Economic change can result from any number of factors. The one most prominent now is the pandemic, which caused dramatic shifts in the business landscape. These translate into added costs, some of which are very visible and some largely hidden. There are also unknown changes that may arise due to factors such as technology, weather, or personal circumstances, and there’s no way to predict if or when added costs will appear. Nonetheless, all of these costs need to be factored into doing business now. Business owners need to be fiscally nimble to handle added costs so they can maintain profitability.
If the pandemic has taught us anything it’s that added costs can easily arise due to a change in circumstances. Businesses had to purchase personal protective equipment (e.g., masks) for their staff and other items (e.g., hand sanitizers) for their in-person customers. They also had to retrofit their facilities to make it safe for employees, customers, and other visitors. This has meant rearranging the use of space as well as installing plexiglass barriers and, in some places, washing stations.
The way in which business has come to be conducted as a result of the pandemic has also triggered visible costs. Those in the food and beverage industry pivoted to offering deliveries. Many now incur fees for DoorDash, GrubHub (as high as 30%), and other delivery services, while other businesses ramped up their own deliveries with cars, vans, and added delivery people.
Some of the costs of economic changes are not so visible. As a result of the pandemic, companies have had to devise new ways to communicate effectively with employees. Costs for this aren’t limited to visible costs, such fees for as online meeting tools. There are the invisible costs of the time, patience, and skill to keep remote workers engaged.
Another hidden cost arises from addressing employee stress resulting from the pandemic. Yes, health plans may cover telehealth services for employees experiencing anxiety and depression. But hidden costs again relate to communicating with employee about ways to handle stress.
Economic change is always accompanied by some unknown costs. These arise (as listed earlier) and then become known. Because they are unknown, by definition they can’t be put into a budget. But the budgeting process needs to be adaptable when unknown changes materialize.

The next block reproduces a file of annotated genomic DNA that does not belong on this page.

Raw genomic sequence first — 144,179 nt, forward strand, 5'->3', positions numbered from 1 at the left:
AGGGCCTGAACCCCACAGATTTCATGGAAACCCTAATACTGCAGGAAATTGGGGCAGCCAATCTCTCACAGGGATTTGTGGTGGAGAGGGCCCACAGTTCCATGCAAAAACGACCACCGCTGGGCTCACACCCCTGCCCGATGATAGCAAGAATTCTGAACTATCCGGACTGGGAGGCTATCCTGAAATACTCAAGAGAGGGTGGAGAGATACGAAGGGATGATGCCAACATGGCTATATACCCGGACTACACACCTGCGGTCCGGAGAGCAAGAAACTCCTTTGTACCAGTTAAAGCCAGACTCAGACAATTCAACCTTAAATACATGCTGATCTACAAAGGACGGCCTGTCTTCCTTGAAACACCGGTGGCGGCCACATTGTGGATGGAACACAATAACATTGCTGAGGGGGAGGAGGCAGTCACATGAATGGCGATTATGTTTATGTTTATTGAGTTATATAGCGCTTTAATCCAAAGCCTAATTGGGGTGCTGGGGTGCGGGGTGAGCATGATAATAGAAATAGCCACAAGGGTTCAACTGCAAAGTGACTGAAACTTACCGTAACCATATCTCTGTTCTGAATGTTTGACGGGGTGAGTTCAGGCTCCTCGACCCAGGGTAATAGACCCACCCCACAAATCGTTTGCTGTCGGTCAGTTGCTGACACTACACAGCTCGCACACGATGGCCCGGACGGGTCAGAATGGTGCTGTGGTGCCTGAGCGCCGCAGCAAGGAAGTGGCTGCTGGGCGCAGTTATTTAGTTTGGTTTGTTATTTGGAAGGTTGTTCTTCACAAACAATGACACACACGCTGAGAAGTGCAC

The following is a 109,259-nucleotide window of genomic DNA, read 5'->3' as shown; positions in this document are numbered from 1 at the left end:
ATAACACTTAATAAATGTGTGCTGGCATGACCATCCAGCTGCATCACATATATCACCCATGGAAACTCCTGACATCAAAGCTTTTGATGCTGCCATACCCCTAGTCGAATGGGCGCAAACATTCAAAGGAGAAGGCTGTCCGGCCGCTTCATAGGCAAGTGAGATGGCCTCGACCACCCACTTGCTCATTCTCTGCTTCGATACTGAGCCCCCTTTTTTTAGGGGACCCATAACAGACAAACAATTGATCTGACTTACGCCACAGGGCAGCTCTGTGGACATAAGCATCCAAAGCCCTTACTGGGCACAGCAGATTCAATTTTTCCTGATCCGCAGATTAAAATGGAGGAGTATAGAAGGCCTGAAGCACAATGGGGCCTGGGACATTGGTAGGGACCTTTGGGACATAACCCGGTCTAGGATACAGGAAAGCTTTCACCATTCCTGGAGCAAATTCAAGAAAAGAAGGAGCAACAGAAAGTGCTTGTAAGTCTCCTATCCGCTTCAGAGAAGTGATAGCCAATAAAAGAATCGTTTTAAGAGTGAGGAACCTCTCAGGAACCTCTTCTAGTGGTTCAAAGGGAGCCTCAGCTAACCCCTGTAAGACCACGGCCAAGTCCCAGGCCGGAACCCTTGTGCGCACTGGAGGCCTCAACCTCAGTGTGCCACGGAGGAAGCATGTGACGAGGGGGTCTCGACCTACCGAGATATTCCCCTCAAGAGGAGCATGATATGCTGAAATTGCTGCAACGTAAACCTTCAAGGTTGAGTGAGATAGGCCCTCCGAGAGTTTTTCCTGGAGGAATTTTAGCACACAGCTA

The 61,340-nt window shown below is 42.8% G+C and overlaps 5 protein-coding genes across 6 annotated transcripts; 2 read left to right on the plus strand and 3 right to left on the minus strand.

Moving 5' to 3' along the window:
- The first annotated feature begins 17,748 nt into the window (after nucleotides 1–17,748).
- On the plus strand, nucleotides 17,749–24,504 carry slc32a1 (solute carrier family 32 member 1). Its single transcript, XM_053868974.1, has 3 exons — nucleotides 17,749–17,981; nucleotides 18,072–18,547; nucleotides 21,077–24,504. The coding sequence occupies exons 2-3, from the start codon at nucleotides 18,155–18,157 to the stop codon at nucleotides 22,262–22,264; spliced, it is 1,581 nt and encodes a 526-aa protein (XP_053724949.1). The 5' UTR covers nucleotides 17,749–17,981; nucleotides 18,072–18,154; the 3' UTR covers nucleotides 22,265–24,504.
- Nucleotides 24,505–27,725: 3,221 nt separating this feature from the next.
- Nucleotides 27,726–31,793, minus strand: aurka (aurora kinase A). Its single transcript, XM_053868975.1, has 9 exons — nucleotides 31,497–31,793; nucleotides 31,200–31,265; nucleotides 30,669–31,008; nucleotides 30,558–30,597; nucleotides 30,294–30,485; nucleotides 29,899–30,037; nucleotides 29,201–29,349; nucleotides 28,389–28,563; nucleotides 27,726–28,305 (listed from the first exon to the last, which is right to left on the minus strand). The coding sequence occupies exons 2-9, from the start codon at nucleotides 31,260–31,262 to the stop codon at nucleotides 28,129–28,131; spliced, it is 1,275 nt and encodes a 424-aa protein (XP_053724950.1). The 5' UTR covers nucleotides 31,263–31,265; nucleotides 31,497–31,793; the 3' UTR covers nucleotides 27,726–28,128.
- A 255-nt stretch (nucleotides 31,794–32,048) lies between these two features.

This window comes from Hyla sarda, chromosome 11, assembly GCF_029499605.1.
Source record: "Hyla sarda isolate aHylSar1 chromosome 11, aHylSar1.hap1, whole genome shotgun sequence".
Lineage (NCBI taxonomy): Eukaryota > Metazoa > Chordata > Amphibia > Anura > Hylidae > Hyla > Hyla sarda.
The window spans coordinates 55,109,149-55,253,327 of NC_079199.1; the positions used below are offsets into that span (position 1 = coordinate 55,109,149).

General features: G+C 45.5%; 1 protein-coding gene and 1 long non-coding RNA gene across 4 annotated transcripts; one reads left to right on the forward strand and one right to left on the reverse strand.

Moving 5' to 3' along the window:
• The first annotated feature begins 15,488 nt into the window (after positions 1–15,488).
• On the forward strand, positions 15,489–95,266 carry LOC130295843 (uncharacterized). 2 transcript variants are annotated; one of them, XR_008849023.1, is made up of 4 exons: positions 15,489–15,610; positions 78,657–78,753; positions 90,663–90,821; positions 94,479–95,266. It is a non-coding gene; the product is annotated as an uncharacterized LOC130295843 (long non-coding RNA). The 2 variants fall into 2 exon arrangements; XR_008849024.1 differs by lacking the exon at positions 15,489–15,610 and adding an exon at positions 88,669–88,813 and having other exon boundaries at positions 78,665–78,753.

Handling changing costs
Whether costs are visible, hidden, or are currently unknown but later arise, it’s essential to address them in order to remain profitable. Your choices include:
- Raising prices. Some businesses may add a surcharge to cover temporary costs. However, from a marketing standpoint, decide whether this label for an additional cost is advisable. An overall price hike may be preferable.
- Cutting expenses. This is easier said than done. However, it’s always possible to trim fat from a budget, especially if the budget has not been thoroughly scrutinized in a while. For example, you may be able to reduce some insurance coverage if the current policy limit is no longer needed; you’re paying for something you won’t ever use.
- Increasing sales. Businesses are always looking to bring in more revenue and, with economies of scale (your rent and other overhead doesn’t change even though the portion of overhead covered by each sale declines), this can add to profitability. Adding new revenue streams…some of which may be created by economic change…is another strategy for improving profitability.
Economic changes may bring added costs, but they also bring added opportunities.
Remember, as industrialist Andrew Carnegie said:
“Watch the costs and the profits will take care of themselves."